(CONTINUE READING AT SAFETY OUTLOOK).

About mavity2012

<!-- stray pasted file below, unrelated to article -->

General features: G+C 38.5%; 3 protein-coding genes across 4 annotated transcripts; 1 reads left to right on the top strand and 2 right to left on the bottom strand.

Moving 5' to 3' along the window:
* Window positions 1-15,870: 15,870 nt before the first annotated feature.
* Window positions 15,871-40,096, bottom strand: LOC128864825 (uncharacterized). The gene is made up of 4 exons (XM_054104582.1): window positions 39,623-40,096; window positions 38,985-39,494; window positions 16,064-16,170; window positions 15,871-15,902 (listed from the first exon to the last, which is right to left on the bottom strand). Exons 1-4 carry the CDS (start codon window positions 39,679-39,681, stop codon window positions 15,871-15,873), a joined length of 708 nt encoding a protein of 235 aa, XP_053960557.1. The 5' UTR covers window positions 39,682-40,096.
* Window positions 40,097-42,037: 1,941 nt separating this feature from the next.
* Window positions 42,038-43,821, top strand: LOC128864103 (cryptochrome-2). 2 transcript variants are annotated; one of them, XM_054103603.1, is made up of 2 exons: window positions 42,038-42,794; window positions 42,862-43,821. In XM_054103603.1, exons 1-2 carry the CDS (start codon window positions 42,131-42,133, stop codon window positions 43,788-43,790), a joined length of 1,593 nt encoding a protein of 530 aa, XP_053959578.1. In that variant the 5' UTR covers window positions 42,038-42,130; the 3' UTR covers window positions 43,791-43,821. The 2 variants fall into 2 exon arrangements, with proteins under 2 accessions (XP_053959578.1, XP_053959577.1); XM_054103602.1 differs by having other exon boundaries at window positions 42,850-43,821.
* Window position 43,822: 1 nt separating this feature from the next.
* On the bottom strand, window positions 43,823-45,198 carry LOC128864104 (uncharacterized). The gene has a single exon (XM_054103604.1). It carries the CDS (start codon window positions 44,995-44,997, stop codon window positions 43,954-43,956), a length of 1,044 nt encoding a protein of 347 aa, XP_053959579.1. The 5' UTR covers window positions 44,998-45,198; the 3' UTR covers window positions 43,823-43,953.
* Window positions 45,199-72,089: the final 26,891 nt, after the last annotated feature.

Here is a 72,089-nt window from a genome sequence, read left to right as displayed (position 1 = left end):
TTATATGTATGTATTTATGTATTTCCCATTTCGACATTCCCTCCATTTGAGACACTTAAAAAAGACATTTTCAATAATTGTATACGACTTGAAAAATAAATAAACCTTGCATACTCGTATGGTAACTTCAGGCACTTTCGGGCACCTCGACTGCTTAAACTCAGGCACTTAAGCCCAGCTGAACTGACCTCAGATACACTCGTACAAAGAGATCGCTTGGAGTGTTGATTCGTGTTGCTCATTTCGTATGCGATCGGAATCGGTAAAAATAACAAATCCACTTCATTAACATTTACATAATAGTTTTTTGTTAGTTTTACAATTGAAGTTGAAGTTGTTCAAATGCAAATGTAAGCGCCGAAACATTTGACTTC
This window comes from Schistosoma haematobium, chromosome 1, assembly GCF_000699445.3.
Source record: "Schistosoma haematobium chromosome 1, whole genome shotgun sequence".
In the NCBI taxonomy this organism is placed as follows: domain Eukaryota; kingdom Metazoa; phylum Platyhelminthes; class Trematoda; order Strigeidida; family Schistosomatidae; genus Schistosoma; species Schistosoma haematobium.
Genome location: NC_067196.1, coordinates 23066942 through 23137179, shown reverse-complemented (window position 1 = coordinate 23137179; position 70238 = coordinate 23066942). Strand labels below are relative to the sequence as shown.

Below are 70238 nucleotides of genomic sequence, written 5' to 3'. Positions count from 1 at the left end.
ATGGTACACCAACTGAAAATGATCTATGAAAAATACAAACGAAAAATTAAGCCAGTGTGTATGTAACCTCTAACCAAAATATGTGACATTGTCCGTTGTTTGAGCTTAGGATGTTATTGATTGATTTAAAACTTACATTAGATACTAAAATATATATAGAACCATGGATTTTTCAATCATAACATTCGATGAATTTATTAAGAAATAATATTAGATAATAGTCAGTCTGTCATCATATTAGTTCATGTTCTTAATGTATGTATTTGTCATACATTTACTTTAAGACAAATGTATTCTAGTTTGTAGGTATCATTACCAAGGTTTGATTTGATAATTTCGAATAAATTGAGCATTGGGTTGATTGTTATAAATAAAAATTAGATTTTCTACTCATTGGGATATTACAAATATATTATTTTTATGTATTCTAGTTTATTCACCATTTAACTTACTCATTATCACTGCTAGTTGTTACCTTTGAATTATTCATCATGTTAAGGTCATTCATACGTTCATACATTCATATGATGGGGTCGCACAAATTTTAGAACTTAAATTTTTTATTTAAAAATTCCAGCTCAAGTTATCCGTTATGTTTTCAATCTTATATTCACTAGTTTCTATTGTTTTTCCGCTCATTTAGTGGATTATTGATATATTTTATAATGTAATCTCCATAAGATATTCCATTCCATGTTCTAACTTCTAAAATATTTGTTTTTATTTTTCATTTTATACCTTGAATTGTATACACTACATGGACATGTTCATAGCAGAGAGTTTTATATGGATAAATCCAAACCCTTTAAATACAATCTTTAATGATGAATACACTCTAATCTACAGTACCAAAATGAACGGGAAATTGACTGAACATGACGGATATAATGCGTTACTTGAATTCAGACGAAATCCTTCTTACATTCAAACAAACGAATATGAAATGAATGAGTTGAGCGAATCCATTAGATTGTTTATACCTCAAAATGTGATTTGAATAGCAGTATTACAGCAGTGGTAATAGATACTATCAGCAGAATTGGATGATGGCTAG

I am a Senior Partner operating out of the Atlanta office of Fisher & Phillips LLP, one of the Nation’s oldest and largest management employment and labor firms. My practice is national and keeps me on the road or in one of our 28 offices about 50 percent of the time. I created and co-chair the Firm's Workplace Safety and Catastrophe Management Practice Group. I have almost 29 years of experience as a labor lawyer, but rely even more heavily on the experience I gained in working in my family's various businesses, and through dealing with practical client issues. Employers tell me that they seldom meet an attorney who delivers on his promise to provide practical guidance and to be a business partner. As a result, some executives probably use different terms than “practical” to describe my fellow travelers in the profession. I don't enjoy the luxury of being impractical because I spend much of my time on shop floors and construction sites dealing with safety, union and related issues which are driven by real world processes and the need to protect and get the most out of one's most important business assets ... its employees. That's one of the reasons that I view safety compliance as a way to also manage problem employees, reduce litigation and develop the type of work environment that makes unions unnecessary. Starting out dealing with union-management challenges and a stint in the NLRB have better equipped me to see the interrelationship of legal and workplace factors. I am proud also of my experience at Fisher & Phillips, where providing “practical advice” is second only to legal excellence among the Firm’s values. Our website lists me as having provided counsel for over 225 occasions of union activity, guided unionized companies, and as having managed approximately 450 OSHA fatality cases in construction and general industry, ranging from dust explosions to building collapses, in virtually every state. I have coordinated complex inspections involving multi-employer sites, corporate-wide compliance, and issues involving criminal referral. As a full labor lawyer, I oversee audits of corporate labor, HR, and safety compliance. I have responded to virtually every type of day-to-day workplace inquiry, and have handled cases before the EEOC, OFCCP, NLRB, and numerous other state and federal agencies. At F & P, all of us seek to spot issues and then rely upon attorneys in the Firm who concentrate on those areas. No tunnel vision. I teach or speak around 50 times per year to business associations, bar and professional groups, and to individual businesses. I serve on safety committees at three states’ AGC Chapters, teach at the AGC ASMTC